The Hague Convention: 50 Years of Protecting Cultural Property During Armed ConflictA commemorative symposium on the Fiftieth Anniversary of the 1954 Hague Convention for the Protection of Cultural Property in the Event of Armed Conflict will be held at UNESCO Headquarters on Friday, May 14 (9.30 a.m.– 6.45 p.m., Room X).
The meeting will be opened by UNESCO Director-General Koļchiro Matsuura, and attended by some of the world’s leading experts in international humanitarian and cultural heritage protection law, including Adriaan Bos and Frits Kalshoven (Netherlands), Jiřķ Toman (Switzerland/Czech Republic), and Theodor Meron (USA/Israel).
The Convention and its First Protocol were adopted on May 14, 1954, at The Hague (Netherlands) in the wake of massive destruction of cultural heritage in the Second World War. It was the first international treaty to focus exclusively on the protection of cultural property in the event of armed conflict. It covers immovable and movable cultural property including: monuments of architecture, art or history; archaeological sites, works of art, manuscripts, books and other objects of artistic, historical or archaeological interest, as well as scientific collections of all kinds regardless of their origins or ownership.
The First Protocol, specific to movable cultural property and the issue of restitution, prohibits the export of such property from an occupied territory and requires its return to the territory of the State from which the property was exported. This Protocol also prohibits the retention of cultural property as war reparations.
The Second Protocol, which was adopted in 1999 and entered into force on March 9 this year, reinforces the Convention by reaffirming the “immunity” of cultural property in times of war or occupation, and establishing the “individual criminal responsibility” of perpetrators of crimes against cultural property. It also limits the notion of “imperative military necessity”, which authorizes waivers regarding cultural property. Finally, it provides for the creation of an Intergovernmental Committee of 12 States Parties that will essentially be responsible for monitoring the 1999 Protocol, granting “enhanced protection” and providing international assistance.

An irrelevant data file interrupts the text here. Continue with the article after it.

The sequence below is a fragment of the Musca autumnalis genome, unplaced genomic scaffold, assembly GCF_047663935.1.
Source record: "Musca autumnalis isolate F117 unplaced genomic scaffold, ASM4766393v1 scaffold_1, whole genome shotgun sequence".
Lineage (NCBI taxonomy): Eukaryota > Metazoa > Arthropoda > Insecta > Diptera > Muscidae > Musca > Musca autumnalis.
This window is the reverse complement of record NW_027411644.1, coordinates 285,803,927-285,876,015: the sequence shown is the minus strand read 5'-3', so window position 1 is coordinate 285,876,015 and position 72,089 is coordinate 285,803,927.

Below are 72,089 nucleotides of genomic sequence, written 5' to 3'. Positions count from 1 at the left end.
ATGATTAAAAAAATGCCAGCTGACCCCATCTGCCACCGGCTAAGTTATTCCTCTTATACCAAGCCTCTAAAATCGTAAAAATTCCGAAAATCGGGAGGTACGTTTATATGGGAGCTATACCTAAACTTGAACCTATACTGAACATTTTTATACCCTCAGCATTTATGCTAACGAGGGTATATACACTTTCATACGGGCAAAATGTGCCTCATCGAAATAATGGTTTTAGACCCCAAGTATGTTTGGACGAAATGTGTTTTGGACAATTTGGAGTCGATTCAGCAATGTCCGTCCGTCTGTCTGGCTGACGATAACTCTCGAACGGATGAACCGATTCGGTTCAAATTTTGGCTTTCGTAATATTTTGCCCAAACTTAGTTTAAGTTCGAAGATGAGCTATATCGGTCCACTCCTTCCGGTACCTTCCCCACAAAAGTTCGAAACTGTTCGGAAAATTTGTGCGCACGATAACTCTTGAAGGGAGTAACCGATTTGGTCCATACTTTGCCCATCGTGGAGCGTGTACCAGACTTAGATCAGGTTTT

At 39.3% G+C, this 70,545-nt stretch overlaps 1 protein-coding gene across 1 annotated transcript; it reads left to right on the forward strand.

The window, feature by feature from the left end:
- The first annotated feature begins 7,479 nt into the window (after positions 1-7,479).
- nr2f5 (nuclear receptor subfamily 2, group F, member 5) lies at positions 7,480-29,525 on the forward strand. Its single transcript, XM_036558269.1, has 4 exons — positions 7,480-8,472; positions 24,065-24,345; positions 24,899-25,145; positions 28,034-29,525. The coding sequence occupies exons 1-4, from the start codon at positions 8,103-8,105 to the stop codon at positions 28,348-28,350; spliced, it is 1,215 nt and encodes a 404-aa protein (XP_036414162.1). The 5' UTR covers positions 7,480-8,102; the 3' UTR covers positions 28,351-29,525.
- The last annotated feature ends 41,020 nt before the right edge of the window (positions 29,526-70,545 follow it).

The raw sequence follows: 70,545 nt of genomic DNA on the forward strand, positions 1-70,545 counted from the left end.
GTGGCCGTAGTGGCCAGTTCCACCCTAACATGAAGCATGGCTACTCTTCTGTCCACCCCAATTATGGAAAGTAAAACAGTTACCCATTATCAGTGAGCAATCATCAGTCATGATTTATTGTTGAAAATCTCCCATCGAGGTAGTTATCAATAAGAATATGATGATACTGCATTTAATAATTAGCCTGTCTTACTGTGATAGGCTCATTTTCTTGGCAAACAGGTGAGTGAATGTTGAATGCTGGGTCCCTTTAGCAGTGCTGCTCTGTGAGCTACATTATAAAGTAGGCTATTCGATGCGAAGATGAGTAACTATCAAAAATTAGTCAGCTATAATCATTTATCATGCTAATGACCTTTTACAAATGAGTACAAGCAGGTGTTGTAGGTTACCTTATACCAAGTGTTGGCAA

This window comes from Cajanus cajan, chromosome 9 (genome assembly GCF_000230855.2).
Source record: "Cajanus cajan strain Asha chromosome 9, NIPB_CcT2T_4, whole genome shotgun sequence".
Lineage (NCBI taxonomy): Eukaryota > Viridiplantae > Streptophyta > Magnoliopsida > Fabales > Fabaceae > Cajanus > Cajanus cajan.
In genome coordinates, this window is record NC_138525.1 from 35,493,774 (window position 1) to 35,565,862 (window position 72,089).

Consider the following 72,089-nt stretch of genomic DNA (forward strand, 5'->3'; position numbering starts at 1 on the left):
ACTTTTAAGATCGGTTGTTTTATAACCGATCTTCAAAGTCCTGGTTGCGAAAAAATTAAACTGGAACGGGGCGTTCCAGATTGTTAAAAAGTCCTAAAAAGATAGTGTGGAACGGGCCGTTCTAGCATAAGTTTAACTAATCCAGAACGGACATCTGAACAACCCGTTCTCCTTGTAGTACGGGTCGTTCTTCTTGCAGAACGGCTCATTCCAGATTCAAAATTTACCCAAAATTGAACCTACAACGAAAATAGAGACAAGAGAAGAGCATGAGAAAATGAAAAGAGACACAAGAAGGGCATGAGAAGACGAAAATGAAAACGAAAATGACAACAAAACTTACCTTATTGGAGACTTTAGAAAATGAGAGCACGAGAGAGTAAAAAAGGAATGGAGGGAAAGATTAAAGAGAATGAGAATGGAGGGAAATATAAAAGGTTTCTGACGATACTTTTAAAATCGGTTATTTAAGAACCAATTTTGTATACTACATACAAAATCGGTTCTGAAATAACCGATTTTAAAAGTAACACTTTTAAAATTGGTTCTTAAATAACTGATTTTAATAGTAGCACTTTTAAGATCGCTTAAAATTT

Since its adoption, 109 States have become party to the 1954 Convention. To date, 88 of them have joined the First Protocol, and 22 have joined the Second Protocol.
As part of its role as depositary of the Convention, UNESCO also promotes and supervises its implementation. Activities include: training seminars for military and law enforcement officers, civil servants from foreign and cultural affairs ministries, lawmakers, members of NGOs and scholars; the publication of materials to raise awareness about the Convention; and expert advice to Member States drafting national legislation for the protection of cultural property.
“Modern warfare has become much more systematically destructive of not only human life but also its material context,” said the Director-General. “A terrible capacity has been developed to obliterate the very conditions, institutions and infrastructure that support human society and culture. While this may be aimed primarily at destroying the material ability to wage war and to defend oneself, it may also include a desire to destroy all forms of cultural identity, all bases of resistance, all symbols of collective memory.”
“As a result,” Mr Matsuura added, “the victims of modern warfare are not confined to the present generation but include past and future generations too. This is why the protection of cultural property during armed conflict is so necessary and why internationally validated norms and procedures are needed. The Hague Convention and its Protocols are important for these reasons.”
The Commemorative Symposium will be divided into three sessions. The first (10 a.m.- 12.30 p.m.) will examine the legal framework for the protection of cultural property in the event of armed conflict. The second (2.15 p.m. – 3.30 p.m.) will discuss the development of legal protection of cultural property in the event of armed confict. Finally, the third session (3.30 p.m. – 6.45 p.m.) will address institutional questions concerning cultural heritage protection, including the role of the International Committee of the Red Cross and non-governmental organizations.